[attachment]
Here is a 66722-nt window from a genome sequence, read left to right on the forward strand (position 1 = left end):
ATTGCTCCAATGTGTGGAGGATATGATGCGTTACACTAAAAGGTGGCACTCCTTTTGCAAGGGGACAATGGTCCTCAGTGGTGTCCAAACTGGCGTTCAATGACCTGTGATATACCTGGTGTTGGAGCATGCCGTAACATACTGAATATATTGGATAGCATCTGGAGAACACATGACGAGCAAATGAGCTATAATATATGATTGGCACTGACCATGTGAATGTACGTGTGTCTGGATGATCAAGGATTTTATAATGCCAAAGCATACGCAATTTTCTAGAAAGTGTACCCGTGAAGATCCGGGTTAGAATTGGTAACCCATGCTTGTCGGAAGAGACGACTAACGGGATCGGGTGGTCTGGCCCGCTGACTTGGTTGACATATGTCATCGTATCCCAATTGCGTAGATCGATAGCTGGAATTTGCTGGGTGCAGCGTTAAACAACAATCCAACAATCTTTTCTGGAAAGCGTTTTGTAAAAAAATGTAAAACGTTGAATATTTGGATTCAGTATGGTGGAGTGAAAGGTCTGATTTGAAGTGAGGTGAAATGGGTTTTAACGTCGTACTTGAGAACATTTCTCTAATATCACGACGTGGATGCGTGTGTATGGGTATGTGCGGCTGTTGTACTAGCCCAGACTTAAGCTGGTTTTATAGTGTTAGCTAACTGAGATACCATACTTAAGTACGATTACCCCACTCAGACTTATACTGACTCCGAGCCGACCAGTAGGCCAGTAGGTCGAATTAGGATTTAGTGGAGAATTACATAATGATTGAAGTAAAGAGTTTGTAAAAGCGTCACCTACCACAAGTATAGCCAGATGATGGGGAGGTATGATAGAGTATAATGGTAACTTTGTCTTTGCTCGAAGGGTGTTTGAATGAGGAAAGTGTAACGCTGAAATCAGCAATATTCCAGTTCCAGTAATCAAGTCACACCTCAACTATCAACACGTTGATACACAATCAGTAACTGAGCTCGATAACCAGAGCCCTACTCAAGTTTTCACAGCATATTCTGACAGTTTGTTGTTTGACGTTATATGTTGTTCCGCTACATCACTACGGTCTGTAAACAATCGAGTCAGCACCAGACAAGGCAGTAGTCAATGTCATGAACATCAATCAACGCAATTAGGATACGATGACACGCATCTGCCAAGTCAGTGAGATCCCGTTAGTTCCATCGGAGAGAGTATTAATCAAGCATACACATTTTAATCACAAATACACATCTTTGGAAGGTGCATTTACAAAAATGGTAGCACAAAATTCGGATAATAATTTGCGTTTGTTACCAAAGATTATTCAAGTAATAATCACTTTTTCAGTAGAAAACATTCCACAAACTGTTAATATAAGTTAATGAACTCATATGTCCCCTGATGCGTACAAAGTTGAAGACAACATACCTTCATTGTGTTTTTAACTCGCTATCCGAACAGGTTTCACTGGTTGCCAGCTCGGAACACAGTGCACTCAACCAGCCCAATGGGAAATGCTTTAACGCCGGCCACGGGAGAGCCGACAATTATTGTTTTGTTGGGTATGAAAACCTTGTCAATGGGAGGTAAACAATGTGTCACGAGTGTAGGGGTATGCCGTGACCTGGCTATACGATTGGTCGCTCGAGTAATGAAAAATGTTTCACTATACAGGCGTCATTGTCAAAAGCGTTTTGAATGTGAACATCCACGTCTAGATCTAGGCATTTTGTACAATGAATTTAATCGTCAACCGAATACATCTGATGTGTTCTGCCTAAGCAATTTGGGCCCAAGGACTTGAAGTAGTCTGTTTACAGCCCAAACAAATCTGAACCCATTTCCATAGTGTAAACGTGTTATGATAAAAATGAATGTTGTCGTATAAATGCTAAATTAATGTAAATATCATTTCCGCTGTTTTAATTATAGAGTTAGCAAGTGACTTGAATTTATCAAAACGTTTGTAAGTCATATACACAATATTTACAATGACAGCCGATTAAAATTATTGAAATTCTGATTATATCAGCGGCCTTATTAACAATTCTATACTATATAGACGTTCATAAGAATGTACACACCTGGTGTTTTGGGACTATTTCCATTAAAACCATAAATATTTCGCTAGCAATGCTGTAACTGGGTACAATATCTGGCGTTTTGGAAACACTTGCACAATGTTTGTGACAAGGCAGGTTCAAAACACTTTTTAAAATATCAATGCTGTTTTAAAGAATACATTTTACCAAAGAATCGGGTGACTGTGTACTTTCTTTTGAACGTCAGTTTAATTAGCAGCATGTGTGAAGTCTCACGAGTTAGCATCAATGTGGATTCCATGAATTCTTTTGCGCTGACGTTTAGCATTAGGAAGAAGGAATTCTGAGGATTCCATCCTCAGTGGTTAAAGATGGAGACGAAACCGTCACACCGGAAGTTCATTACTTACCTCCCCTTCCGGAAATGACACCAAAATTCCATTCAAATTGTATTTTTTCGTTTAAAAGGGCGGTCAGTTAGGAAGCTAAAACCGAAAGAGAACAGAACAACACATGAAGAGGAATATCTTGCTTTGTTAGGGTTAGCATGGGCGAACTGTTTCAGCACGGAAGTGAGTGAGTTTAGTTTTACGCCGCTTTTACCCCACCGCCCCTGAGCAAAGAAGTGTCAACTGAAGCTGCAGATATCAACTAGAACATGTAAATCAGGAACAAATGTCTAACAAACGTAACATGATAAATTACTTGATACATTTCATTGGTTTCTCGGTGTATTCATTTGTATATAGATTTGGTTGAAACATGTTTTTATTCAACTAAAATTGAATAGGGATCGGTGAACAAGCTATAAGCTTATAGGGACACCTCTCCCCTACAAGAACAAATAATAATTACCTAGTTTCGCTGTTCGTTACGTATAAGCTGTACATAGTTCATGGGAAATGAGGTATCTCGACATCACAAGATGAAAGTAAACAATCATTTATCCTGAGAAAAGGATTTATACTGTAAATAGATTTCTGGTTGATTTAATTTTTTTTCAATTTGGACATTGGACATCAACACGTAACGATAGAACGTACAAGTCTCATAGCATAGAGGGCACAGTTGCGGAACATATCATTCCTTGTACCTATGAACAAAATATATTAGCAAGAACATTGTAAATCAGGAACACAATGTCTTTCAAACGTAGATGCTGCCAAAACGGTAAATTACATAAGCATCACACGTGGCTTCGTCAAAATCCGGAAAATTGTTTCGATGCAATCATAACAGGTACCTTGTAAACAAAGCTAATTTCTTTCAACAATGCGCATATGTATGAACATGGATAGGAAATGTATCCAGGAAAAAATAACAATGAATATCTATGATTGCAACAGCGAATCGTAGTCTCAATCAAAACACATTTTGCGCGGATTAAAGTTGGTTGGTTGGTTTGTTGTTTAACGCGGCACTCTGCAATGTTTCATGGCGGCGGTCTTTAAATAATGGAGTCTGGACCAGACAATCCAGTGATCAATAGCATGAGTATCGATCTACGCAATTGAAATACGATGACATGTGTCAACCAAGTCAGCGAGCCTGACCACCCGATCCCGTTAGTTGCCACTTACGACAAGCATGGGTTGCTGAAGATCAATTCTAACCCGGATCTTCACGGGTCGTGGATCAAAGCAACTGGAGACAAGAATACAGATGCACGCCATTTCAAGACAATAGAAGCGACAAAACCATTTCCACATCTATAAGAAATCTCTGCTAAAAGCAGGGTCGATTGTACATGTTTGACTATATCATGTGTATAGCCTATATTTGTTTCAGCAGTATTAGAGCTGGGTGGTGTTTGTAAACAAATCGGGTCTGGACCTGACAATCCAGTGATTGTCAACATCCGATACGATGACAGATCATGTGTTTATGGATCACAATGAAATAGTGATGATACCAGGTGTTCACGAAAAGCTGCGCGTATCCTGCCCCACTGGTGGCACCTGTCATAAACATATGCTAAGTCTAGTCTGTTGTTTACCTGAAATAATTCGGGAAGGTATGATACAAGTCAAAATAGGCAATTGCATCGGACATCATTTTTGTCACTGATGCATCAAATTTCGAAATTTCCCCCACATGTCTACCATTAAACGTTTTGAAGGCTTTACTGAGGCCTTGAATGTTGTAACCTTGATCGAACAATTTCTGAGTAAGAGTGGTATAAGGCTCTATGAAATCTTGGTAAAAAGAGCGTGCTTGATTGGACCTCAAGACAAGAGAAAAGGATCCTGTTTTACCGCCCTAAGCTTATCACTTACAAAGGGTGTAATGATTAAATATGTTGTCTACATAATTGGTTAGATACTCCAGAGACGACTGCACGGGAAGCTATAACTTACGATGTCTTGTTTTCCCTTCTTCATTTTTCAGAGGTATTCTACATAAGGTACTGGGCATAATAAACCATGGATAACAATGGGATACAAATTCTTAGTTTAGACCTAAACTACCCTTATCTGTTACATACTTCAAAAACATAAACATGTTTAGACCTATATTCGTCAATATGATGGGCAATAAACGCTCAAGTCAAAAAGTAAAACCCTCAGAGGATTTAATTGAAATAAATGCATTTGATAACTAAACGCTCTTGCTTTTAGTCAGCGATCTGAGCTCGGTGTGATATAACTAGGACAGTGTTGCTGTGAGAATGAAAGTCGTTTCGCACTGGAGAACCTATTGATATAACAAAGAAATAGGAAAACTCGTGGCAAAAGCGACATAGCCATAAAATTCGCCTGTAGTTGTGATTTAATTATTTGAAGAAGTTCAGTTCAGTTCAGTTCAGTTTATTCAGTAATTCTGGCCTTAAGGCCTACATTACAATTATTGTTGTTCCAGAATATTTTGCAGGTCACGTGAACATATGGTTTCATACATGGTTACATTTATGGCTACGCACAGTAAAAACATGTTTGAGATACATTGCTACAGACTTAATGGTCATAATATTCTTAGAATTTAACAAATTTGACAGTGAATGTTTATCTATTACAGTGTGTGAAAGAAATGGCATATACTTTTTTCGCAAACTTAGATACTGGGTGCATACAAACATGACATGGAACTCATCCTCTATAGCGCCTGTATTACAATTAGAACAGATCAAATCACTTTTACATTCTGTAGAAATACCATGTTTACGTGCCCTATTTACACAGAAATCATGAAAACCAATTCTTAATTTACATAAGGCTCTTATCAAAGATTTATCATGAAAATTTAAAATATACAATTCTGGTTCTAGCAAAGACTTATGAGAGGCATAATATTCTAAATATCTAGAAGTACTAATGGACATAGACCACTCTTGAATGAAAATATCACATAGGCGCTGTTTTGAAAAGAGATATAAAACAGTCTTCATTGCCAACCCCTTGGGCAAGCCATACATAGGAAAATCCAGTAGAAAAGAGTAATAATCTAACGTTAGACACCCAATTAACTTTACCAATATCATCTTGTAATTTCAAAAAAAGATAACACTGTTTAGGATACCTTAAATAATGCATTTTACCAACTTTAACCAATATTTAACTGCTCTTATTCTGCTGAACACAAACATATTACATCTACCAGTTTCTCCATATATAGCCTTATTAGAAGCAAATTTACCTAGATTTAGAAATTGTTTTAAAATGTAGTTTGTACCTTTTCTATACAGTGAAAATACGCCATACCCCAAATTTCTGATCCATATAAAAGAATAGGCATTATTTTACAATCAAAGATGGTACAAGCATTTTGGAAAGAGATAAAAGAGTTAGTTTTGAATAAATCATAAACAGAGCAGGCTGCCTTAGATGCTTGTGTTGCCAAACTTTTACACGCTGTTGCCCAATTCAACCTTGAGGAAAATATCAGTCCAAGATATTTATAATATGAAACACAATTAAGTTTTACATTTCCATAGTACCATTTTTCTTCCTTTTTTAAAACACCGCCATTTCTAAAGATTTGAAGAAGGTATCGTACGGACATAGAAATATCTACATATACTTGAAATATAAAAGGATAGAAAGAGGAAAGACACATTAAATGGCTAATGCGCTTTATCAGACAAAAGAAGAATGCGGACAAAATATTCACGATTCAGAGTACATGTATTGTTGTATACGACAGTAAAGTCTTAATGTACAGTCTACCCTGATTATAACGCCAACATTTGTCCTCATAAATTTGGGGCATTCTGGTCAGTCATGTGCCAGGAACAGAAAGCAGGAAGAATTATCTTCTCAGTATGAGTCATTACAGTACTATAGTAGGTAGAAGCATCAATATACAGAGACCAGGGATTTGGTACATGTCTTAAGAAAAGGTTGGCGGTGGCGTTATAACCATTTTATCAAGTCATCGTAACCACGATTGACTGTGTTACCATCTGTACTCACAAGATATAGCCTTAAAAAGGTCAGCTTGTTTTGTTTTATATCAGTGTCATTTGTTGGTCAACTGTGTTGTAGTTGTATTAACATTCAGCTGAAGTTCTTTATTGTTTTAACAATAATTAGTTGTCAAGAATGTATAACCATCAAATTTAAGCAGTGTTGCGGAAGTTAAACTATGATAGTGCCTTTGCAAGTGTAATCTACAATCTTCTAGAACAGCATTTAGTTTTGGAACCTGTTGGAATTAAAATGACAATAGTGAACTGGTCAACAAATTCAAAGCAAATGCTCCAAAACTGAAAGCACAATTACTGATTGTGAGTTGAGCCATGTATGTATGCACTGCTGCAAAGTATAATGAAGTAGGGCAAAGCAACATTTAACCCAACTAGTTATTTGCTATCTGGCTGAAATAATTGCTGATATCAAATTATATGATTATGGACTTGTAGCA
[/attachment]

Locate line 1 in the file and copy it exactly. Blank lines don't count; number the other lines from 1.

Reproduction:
Here is a 66722-nt window from a genome sequence, read left to right on the forward strand (position 1 = left end):